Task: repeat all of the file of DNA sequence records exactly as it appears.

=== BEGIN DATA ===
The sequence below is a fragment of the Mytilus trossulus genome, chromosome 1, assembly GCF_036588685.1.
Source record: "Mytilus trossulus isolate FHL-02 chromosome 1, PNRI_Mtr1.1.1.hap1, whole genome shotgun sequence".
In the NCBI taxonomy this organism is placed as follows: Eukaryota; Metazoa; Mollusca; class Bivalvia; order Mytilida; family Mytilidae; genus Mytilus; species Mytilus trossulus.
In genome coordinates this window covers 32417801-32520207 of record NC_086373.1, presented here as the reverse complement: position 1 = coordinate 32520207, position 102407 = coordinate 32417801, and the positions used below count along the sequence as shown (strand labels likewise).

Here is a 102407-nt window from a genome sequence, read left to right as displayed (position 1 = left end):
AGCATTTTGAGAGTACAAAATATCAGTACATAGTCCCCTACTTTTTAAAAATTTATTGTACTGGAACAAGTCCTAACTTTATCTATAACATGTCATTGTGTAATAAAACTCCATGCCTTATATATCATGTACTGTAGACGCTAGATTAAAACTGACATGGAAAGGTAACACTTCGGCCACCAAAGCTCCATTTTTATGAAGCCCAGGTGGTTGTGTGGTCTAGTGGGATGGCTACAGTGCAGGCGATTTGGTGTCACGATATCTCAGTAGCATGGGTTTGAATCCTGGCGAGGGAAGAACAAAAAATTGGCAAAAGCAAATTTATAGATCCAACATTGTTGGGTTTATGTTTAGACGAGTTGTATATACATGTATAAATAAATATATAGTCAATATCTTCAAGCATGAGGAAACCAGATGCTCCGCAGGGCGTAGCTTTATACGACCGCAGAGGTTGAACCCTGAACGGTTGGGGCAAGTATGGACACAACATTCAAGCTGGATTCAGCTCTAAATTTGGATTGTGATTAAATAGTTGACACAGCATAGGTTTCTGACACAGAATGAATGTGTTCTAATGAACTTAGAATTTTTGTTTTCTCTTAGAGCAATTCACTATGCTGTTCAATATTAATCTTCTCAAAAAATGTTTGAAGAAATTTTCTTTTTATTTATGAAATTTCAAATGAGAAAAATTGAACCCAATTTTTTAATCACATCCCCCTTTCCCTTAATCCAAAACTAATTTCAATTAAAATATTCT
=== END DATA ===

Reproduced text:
The sequence below is a fragment of the Mytilus trossulus genome, chromosome 1, assembly GCF_036588685.1.
Source record: "Mytilus trossulus isolate FHL-02 chromosome 1, PNRI_Mtr1.1.1.hap1, whole genome shotgun sequence".
In the NCBI taxonomy this organism is placed as follows: Eukaryota; Metazoa; Mollusca; class Bivalvia; order Mytilida; family Mytilidae; genus Mytilus; species Mytilus trossulus.
In genome coordinates this window covers 32417801-32520207 of record NC_086373.1, presented here as the reverse complement: position 1 = coordinate 32520207, position 102407 = coordinate 32417801, and the positions used below count along the sequence as shown (strand labels likewise).

Here is a 102407-nt window from a genome sequence, read left to right as displayed (position 1 = left end):
AGCATTTTGAGAGTACAAAATATCAGTACATAGTCCCCTACTTTTTAAAAATTTATTGTACTGGAACAAGTCCTAACTTTATCTATAACATGTCATTGTGTAATAAAACTCCATGCCTTATATATCATGTACTGTAGACGCTAGATTAAAACTGACATGGAAAGGTAACACTTCGGCCACCAAAGCTCCATTTTTATGAAGCCCAGGTGGTTGTGTGGTCTAGTGGGATGGCTACAGTGCAGGCGATTTGGTGTCACGATATCTCAGTAGCATGGGTTTGAATCCTGGCGAGGGAAGAACAAAAAATTGGCAAAAGCAAATTTATAGATCCAACATTGTTGGGTTTATGTTTAGACGAGTTGTATATACATGTATAAATAAATATATAGTCAATATCTTCAAGCATGAGGAAACCAGATGCTCCGCAGGGCGTAGCTTTATACGACCGCAGAGGTTGAACCCTGAACGGTTGGGGCAAGTATGGACACAACATTCAAGCTGGATTCAGCTCTAAATTTGGATTGTGATTAAATAGTTGACACAGCATAGGTTTCTGACACAGAATGAATGTGTTCTAATGAACTTAGAATTTTTGTTTTCTCTTAGAGCAATTCACTATGCTGTTCAATATTAATCTTCTCAAAAAATGTTTGAAGAAATTTTCTTTTTATTTATGAAATTTCAAATGAGAAAAATTGAACCCAATTTTTTAATCACATCCCCCTTTCCCTTAATCCAAAACTAATTTCAATTAAAATATTCT